injection of the solar energy into the grid is impossible without synchronization

of the inverter output with the grid. This is done by a grid-side controller which

can have the following tasks [3]:2

1. Grid synchronization;

2. Control of active power delivered to the grid;

3. Control of reactive power transfer between the inverter and utility grid;

4. Ensure high quality of the injected power.

This project aims to addresses the problem of grid synchronization by designing

a controller.

1.1 Goals and Objectives

The goal of this project is to develop a controller which should be able to synchronize a cascaded multi-level inverter (CMLI) with the utility grid.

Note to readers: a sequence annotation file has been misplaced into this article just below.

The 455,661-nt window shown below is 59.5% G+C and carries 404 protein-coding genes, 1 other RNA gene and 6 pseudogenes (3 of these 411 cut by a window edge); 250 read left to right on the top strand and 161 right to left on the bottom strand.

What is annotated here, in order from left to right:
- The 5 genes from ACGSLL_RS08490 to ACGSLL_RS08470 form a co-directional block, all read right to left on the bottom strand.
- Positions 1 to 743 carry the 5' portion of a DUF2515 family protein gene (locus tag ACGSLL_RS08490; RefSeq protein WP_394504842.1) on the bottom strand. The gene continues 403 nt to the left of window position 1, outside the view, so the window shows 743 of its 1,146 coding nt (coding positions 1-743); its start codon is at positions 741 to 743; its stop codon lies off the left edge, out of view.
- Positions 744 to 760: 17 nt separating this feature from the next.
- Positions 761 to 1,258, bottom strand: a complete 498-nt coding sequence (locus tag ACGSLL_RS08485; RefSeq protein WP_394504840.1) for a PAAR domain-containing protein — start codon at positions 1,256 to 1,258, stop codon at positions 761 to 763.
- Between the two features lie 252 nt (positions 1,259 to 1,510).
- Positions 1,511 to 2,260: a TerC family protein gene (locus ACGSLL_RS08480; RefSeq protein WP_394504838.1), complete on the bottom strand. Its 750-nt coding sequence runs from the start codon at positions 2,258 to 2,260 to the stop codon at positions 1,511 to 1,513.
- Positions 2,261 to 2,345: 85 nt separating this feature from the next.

This goal is set to be achieved through the following objectives:

' Literature review;

' Selection of a suitable technique;

' Simulations of selected technique;

' Hardware Implementation of the controller;

' Testing of the controller;

' Thesis writing.

1.2 Scope

This project deals with the complex problem of synchronizing a CMLI with the

utility grid. Designing a CMLI is not in the scope of this project and it will be

provided during the testing phase. A block diagram of the whole grid-connected

system is shown below in Figure 1.1.3

Figure 1.1 Block Diagram of System

1.3 Approach and Methodology

A literature review of the present grid synchronization techniques is to be carried out and a suitable technique is to be selected to design the controller. After

selection of the technique, simulations are to be carried out to assess the performance and working of the technique.The simulation results will enable us to

further enhance the performance of the selected technique. After that, hardware